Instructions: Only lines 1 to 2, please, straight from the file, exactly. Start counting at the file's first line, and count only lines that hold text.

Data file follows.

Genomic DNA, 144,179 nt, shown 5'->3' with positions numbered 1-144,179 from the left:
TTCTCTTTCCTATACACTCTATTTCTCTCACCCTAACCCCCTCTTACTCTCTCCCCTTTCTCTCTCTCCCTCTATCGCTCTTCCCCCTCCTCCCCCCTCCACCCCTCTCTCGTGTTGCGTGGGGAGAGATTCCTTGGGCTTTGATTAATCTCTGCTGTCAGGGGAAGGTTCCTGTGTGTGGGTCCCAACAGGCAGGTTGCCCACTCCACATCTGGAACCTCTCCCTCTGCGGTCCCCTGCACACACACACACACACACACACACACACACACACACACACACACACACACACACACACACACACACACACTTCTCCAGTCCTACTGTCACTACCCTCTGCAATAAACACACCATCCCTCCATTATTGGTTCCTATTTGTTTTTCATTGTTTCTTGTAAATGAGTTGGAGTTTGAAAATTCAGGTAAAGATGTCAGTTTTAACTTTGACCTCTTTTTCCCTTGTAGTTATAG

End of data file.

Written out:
Genomic DNA, 144,179 nt, shown 5'->3' with positions numbered 1-144,179 from the left:
TTCTCTTTCCTATACACTCTATTTCTCTCACCCTAACCCCCTCTTACTCTCTCCCCTTTCTCTCTCTCCCTCTATCGCTCTTCCCCCTCCTCCCCCCTCCACCCCTCTCTCGTGTTGCGTGGGGAGAGATTCCTTGGGCTTTGATTAATCTCTGCTGTCAGGGGAAGGTTCCTGTGTGTGGGTCCCAACAGGCAGGTTGCCCACTCCACATCTGGAACCTCTCCCTCTGCGGTCCCCTGCACACACACACACACACACACACACACACACACACACACACACACACACACACACACACACACACACACACTTCTCCAGTCCTACTGTCACTACCCTCTGCAATAAACACACCATCCCTCCATTATTGGTTCCTATTTGTTTTTCATTGTTTCTTGTAAATGAGTTGGAGTTTGAAAATTCAGGTAAAGATGTCAGTTTTAACTTTGACCTCTTTTTCCCTTGTAGTTATAG